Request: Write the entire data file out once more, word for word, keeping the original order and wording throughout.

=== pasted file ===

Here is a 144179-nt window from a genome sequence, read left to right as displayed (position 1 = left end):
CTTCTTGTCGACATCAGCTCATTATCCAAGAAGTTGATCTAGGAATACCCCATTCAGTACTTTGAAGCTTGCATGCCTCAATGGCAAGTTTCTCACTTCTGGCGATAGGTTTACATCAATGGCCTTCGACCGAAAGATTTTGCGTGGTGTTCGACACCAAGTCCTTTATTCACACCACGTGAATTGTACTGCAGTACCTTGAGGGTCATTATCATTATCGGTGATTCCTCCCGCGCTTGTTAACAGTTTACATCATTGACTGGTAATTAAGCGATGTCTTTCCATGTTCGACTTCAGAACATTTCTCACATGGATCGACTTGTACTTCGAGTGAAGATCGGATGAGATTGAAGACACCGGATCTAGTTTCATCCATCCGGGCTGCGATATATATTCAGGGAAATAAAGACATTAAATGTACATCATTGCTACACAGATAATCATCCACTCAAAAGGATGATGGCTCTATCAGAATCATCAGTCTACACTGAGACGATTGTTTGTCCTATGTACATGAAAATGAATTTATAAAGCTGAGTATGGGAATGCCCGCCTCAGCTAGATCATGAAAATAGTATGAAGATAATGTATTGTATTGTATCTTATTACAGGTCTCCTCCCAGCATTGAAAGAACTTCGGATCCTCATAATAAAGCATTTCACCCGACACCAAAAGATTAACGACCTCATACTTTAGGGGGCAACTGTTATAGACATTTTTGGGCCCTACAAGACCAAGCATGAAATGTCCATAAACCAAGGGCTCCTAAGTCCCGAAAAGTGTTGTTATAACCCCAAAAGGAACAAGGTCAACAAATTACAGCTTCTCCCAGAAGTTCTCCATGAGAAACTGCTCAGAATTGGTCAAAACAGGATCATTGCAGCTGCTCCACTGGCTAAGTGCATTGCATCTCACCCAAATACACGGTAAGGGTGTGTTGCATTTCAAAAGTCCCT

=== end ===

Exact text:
Here is a 144179-nt window from a genome sequence, read left to right as displayed (position 1 = left end):
CTTCTTGTCGACATCAGCTCATTATCCAAGAAGTTGATCTAGGAATACCCCATTCAGTACTTTGAAGCTTGCATGCCTCAATGGCAAGTTTCTCACTTCTGGCGATAGGTTTACATCAATGGCCTTCGACCGAAAGATTTTGCGTGGTGTTCGACACCAAGTCCTTTATTCACACCACGTGAATTGTACTGCAGTACCTTGAGGGTCATTATCATTATCGGTGATTCCTCCCGCGCTTGTTAACAGTTTACATCATTGACTGGTAATTAAGCGATGTCTTTCCATGTTCGACTTCAGAACATTTCTCACATGGATCGACTTGTACTTCGAGTGAAGATCGGATGAGATTGAAGACACCGGATCTAGTTTCATCCATCCGGGCTGCGATATATATTCAGGGAAATAAAGACATTAAATGTACATCATTGCTACACAGATAATCATCCACTCAAAAGGATGATGGCTCTATCAGAATCATCAGTCTACACTGAGACGATTGTTTGTCCTATGTACATGAAAATGAATTTATAAAGCTGAGTATGGGAATGCCCGCCTCAGCTAGATCATGAAAATAGTATGAAGATAATGTATTGTATTGTATCTTATTACAGGTCTCCTCCCAGCATTGAAAGAACTTCGGATCCTCATAATAAAGCATTTCACCCGACACCAAAAGATTAACGACCTCATACTTTAGGGGGCAACTGTTATAGACATTTTTGGGCCCTACAAGACCAAGCATGAAATGTCCATAAACCAAGGGCTCCTAAGTCCCGAAAAGTGTTGTTATAACCCCAAAAGGAACAAGGTCAACAAATTACAGCTTCTCCCAGAAGTTCTCCATGAGAAACTGCTCAGAATTGGTCAAAACAGGATCATTGCAGCTGCTCCACTGGCTAAGTGCATTGCATCTCACCCAAATACACGGTAAGGGTGTGTTGCATTTCAAAAGTCCCT